Senator Lindsey Graham says he has asked congressional researchers to look into the constitutionality of allowing the South Carolina General Assembly to override Governor Mark Sanford, should Sanford decide to divert more than $300 million in federal stimulus funds to pay off state debt. The White House has responded to a request from Sanford, saying that it does not have the authority to allow the governor to divert the funds. Graham says the Tenth Amendment is at issue, and he says he has been asked by the media about Congressman Jim Clyburn’s inclusion in the stimulus bill of a provision that would allow state lawmakers that power. Senator Graham says the Governor is designated as the only entity which applies for federal education funding, even though state lawmakers can demonstrate a need for that funding.
Graham says the Obama Administration needs to think clearly about what it is doing. “Now there’s an issue bigger than the $700 million. Put everybody on notice, this is a very big deal in the short term for South Carolina and in the long term for the United States of America.”
Graham says he did not vote for the stimulus bill, but adds that he would want South Carolina to have the money now that the measure has passed, instead of it going to another state. Graham says he believes that if the stimulus bill allows a general assembly to override a state’s governor, that it represents a big change and he says this case could set an important legal precedent concerning the relationship between the federal government and different state governments.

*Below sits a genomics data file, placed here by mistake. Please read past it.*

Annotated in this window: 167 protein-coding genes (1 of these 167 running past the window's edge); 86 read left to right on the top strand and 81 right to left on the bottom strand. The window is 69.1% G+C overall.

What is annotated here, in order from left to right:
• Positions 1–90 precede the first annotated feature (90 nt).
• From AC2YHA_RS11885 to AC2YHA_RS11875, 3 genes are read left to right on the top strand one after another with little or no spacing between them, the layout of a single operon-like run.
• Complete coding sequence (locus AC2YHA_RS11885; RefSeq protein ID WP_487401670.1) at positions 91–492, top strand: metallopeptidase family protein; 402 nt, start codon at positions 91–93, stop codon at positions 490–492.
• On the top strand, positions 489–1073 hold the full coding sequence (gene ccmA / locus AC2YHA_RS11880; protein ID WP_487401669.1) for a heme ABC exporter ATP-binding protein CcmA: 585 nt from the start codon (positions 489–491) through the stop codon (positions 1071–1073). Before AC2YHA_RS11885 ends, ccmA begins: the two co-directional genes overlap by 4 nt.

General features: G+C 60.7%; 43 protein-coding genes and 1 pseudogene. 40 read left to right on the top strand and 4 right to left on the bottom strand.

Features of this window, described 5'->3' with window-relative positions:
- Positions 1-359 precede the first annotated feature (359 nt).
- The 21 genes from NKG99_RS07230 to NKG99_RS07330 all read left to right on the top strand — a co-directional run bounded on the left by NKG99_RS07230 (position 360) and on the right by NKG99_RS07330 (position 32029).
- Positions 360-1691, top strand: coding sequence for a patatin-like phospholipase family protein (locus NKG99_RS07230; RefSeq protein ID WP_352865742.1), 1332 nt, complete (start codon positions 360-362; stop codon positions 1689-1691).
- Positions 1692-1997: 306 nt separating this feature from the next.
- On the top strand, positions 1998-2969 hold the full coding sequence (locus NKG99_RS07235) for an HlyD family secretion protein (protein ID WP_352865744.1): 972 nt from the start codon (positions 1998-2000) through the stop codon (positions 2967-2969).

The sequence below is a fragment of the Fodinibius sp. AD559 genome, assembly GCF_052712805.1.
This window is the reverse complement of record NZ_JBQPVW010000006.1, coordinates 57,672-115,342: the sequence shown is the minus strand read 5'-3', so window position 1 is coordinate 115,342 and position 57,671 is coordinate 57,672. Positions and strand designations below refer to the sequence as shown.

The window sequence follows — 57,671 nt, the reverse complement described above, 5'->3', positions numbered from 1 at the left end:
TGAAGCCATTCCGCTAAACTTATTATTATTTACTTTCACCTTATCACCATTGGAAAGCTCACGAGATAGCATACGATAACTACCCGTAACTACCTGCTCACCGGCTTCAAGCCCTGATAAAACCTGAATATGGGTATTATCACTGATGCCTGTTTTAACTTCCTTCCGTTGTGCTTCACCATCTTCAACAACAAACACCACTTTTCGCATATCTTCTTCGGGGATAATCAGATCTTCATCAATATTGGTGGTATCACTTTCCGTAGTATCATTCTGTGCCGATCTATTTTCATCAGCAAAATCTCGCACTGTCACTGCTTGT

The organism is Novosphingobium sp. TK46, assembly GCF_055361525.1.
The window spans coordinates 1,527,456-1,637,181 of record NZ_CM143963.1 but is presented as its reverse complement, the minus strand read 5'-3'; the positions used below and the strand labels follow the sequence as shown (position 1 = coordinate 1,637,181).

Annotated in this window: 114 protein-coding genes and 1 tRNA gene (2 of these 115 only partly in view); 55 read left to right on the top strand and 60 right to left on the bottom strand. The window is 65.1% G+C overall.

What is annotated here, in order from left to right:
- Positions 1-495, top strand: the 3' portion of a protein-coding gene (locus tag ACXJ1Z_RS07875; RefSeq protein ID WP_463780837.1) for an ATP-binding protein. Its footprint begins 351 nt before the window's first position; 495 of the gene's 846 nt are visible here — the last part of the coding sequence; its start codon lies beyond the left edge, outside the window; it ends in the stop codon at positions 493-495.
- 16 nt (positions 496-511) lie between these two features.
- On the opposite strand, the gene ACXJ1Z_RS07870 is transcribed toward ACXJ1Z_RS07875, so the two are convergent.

Graham says he doesn’t have all the answers, but he wants everyone to weigh in, beyond their interest in the stimulus package. “This has implications far beyond the stimulus package,” said Graham. “If this passes muster then what can the government do to bypass the governor in the future and do we really want to do that? Is this something wise for the country as a whole? We’re making a major decision, in my opinion, about changing the relationship between the governor and federal government (and) the governor and the state legislature.”
Congressman Jim Clyburn says the intent of the law is clear and unambiguous to him. He says he finds nothing in the Congressional Research Service report which questions the intent that states which need the stimulus funds should receive them. He says anyone with constitutional concerns should raise them in court.